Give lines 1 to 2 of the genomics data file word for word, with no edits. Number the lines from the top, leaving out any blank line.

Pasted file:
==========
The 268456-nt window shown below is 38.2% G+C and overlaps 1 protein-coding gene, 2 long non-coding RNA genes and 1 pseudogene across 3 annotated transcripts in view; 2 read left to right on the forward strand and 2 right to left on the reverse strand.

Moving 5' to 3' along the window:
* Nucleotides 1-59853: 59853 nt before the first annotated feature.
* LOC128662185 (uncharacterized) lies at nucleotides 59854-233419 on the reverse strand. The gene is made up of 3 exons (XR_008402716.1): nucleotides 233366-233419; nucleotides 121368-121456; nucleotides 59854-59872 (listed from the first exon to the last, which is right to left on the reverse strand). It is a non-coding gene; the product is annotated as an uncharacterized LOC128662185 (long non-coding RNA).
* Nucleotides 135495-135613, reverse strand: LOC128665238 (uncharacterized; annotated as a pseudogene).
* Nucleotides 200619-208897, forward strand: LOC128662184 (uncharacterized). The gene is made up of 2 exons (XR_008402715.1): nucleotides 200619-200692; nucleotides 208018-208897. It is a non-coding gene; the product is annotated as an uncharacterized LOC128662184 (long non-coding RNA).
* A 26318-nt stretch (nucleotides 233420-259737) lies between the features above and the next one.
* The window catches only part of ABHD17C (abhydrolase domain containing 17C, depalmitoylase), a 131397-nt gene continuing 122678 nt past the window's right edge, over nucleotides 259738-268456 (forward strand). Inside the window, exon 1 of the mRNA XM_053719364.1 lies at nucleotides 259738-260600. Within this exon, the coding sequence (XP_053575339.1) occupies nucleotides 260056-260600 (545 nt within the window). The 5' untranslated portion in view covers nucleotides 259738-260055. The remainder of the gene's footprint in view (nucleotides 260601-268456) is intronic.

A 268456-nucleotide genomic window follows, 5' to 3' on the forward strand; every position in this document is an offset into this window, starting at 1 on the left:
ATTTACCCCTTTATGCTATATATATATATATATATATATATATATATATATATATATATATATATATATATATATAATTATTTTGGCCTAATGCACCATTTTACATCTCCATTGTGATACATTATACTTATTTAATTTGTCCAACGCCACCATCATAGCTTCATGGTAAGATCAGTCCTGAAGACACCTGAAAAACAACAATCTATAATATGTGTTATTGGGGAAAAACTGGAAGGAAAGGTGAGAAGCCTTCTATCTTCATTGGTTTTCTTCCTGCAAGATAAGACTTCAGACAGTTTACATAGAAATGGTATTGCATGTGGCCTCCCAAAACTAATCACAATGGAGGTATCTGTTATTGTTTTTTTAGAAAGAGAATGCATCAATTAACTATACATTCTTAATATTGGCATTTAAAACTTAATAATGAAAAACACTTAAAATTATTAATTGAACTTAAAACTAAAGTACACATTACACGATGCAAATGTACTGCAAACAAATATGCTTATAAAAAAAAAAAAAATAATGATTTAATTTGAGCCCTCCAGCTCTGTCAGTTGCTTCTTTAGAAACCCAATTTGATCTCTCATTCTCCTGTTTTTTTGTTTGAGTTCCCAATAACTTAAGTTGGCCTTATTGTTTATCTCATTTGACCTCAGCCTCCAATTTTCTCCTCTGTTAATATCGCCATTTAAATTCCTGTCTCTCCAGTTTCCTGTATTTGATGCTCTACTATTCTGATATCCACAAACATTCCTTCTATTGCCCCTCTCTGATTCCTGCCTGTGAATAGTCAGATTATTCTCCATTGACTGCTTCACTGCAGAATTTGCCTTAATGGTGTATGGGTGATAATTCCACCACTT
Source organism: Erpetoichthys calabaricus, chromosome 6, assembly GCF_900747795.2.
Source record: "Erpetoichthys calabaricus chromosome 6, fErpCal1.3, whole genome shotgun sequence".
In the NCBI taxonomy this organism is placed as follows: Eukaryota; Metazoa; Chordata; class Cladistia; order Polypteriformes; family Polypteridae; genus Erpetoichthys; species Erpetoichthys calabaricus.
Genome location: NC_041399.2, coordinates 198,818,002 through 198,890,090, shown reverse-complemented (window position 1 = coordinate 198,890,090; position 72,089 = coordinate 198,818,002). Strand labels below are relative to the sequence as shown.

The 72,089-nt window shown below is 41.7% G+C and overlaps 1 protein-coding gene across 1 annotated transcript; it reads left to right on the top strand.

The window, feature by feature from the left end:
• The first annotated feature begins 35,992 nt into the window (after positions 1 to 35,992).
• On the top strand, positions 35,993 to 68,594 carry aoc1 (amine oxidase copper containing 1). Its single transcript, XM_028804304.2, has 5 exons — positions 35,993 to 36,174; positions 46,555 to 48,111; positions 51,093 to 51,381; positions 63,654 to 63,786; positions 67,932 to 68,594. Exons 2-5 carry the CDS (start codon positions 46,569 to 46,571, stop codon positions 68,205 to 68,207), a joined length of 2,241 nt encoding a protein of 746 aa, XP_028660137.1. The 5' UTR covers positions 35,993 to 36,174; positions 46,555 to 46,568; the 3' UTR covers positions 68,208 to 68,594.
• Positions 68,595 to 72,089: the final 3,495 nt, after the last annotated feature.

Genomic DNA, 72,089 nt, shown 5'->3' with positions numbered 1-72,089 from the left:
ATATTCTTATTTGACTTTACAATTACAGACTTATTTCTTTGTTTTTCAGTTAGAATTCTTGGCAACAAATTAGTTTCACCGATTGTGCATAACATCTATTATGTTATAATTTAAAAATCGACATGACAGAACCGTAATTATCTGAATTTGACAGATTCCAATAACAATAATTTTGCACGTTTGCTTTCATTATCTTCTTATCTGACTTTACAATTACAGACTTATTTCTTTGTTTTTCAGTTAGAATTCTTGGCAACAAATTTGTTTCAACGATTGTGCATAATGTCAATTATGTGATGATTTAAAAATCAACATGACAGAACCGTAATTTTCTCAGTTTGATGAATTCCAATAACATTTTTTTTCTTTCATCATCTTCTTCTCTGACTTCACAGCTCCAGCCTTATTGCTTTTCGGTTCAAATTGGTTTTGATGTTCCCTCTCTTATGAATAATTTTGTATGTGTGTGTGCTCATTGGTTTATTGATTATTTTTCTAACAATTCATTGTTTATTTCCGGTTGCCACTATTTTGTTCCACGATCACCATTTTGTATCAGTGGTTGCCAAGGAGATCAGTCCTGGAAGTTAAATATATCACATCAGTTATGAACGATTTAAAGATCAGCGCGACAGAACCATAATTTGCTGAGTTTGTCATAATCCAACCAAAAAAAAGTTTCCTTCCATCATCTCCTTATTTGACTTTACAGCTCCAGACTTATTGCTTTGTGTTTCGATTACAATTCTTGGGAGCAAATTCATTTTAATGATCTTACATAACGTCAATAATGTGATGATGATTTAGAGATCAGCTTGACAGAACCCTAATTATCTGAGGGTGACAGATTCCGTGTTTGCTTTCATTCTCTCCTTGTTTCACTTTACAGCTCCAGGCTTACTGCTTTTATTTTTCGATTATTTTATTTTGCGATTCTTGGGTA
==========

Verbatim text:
The 268456-nt window shown below is 38.2% G+C and overlaps 1 protein-coding gene, 2 long non-coding RNA genes and 1 pseudogene across 3 annotated transcripts in view; 2 read left to right on the forward strand and 2 right to left on the reverse strand.

Moving 5' to 3' along the window: